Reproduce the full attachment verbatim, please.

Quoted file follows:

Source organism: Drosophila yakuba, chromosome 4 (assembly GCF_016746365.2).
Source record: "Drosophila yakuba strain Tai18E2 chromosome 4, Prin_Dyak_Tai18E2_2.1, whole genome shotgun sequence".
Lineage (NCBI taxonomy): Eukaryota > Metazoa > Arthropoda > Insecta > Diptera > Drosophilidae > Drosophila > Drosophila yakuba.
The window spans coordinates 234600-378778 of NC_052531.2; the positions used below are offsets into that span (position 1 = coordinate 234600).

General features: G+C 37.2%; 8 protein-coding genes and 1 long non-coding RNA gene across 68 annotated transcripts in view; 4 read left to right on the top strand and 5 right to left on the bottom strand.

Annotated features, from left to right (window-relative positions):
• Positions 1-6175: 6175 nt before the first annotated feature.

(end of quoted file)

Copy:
Source organism: Drosophila yakuba, chromosome 4 (assembly GCF_016746365.2).
Source record: "Drosophila yakuba strain Tai18E2 chromosome 4, Prin_Dyak_Tai18E2_2.1, whole genome shotgun sequence".
Lineage (NCBI taxonomy): Eukaryota > Metazoa > Arthropoda > Insecta > Diptera > Drosophilidae > Drosophila > Drosophila yakuba.
The window spans coordinates 234600-378778 of NC_052531.2; the positions used below are offsets into that span (position 1 = coordinate 234600).

General features: G+C 37.2%; 8 protein-coding genes and 1 long non-coding RNA gene across 68 annotated transcripts in view; 4 read left to right on the top strand and 5 right to left on the bottom strand.

Annotated features, from left to right (window-relative positions):
• Positions 1-6175: 6175 nt before the first annotated feature.